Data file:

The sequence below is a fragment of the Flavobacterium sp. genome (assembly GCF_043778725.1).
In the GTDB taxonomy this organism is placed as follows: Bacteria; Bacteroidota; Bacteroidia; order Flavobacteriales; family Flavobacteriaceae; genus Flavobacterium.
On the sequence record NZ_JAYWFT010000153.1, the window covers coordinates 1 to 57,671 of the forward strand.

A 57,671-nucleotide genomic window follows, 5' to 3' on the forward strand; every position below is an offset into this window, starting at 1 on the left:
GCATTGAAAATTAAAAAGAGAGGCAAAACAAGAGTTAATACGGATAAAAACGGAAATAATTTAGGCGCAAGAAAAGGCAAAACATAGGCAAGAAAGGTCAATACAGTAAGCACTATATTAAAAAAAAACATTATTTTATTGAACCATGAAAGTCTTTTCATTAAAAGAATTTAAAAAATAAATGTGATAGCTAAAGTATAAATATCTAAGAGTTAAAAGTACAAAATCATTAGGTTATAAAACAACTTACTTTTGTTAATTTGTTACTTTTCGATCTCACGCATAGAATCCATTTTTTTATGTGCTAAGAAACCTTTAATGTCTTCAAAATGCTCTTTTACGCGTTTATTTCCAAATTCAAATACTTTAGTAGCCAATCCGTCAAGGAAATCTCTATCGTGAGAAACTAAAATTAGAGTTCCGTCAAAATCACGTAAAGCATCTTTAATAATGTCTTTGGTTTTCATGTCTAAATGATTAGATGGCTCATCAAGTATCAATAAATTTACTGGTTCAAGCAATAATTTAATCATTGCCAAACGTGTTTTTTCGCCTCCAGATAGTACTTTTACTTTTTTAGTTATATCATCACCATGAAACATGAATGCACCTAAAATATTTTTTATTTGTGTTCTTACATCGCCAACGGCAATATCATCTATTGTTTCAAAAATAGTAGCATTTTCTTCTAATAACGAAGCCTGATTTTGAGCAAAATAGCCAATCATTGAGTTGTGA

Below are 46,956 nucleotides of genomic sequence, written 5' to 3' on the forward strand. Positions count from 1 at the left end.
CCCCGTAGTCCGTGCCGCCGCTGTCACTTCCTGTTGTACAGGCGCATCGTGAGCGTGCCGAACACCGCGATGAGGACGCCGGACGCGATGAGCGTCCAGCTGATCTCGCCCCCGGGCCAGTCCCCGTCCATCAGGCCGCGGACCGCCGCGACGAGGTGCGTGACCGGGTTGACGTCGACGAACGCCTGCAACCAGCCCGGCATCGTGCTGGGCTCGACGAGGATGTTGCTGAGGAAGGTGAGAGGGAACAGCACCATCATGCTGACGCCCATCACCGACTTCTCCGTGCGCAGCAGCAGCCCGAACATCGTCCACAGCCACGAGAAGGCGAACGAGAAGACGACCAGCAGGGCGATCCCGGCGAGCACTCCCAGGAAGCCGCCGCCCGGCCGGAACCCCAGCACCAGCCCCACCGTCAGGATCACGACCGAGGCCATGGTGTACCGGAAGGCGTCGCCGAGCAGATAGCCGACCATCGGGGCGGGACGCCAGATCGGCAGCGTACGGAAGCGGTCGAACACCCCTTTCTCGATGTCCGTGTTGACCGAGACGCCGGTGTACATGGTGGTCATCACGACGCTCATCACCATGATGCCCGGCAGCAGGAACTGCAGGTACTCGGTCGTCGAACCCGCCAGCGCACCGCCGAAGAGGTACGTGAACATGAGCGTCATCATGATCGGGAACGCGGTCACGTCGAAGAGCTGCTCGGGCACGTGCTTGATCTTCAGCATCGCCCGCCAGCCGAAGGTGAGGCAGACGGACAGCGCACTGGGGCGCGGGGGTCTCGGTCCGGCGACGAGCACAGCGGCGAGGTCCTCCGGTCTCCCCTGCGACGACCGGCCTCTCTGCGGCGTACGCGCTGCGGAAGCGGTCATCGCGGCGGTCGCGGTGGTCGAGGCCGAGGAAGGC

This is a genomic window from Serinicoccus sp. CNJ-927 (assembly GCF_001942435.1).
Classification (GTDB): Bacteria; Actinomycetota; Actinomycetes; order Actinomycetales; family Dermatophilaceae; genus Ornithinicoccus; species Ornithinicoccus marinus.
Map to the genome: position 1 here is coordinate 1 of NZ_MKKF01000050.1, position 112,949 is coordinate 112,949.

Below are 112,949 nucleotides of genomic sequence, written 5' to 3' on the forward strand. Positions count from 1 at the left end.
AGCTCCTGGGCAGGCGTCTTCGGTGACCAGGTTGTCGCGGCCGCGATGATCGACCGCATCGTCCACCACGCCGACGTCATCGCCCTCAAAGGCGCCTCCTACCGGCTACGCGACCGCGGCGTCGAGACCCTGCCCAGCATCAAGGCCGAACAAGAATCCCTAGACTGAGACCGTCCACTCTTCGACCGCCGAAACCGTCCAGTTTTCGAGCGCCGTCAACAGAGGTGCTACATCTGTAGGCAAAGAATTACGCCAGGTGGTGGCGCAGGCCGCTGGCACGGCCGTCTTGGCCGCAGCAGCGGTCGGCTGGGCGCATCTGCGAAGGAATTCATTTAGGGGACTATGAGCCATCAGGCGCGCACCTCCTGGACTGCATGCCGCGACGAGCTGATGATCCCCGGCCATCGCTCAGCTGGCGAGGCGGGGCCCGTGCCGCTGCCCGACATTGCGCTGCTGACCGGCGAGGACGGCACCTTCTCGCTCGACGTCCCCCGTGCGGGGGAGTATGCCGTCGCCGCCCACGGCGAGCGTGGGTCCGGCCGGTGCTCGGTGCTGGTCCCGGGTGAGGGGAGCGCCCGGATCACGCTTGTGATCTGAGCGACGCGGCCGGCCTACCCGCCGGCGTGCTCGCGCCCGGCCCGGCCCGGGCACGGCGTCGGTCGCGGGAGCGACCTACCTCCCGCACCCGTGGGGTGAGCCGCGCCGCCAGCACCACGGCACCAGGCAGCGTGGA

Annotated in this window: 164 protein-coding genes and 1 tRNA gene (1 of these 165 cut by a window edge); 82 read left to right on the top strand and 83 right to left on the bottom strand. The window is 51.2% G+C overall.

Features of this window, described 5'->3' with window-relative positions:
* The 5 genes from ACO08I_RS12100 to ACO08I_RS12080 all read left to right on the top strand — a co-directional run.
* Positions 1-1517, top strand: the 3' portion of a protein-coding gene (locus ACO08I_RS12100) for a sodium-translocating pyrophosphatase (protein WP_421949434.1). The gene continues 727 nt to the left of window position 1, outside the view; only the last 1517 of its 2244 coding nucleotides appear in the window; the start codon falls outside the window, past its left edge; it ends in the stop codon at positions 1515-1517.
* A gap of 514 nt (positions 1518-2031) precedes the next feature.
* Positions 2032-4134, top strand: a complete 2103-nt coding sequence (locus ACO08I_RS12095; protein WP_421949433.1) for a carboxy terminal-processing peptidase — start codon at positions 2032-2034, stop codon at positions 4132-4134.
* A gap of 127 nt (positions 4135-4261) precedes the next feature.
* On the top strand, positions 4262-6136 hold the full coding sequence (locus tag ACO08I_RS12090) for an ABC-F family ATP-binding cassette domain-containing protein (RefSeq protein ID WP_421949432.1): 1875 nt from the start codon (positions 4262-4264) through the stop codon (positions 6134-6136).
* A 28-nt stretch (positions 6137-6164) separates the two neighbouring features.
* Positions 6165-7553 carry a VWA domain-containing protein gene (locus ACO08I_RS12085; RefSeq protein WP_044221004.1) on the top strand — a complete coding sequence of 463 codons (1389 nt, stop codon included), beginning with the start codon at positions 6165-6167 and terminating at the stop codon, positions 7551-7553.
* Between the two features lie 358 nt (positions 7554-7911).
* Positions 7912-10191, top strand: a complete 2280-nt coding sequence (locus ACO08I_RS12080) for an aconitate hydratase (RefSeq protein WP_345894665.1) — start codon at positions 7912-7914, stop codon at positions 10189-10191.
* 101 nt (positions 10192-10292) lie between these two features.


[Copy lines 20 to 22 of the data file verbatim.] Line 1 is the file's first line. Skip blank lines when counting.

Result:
* On the top strand, positions 4262-6136 hold the full coding sequence (locus tag ACO08I_RS12090) for an ABC-F family ATP-binding cassette domain-containing protein (RefSeq protein ID WP_421949432.1): 1875 nt from the start codon (positions 4262-4264) through the stop codon (positions 6134-6136).
* A 28-nt stretch (positions 6137-6164) separates the two neighbouring features.
* Positions 6165-7553 carry a VWA domain-containing protein gene (locus ACO08I_RS12085; RefSeq protein WP_044221004.1) on the top strand — a complete coding sequence of 463 codons (1389 nt, stop codon included), beginning with the start codon at positions 6165-6167 and terminating at the stop codon, positions 7551-7553.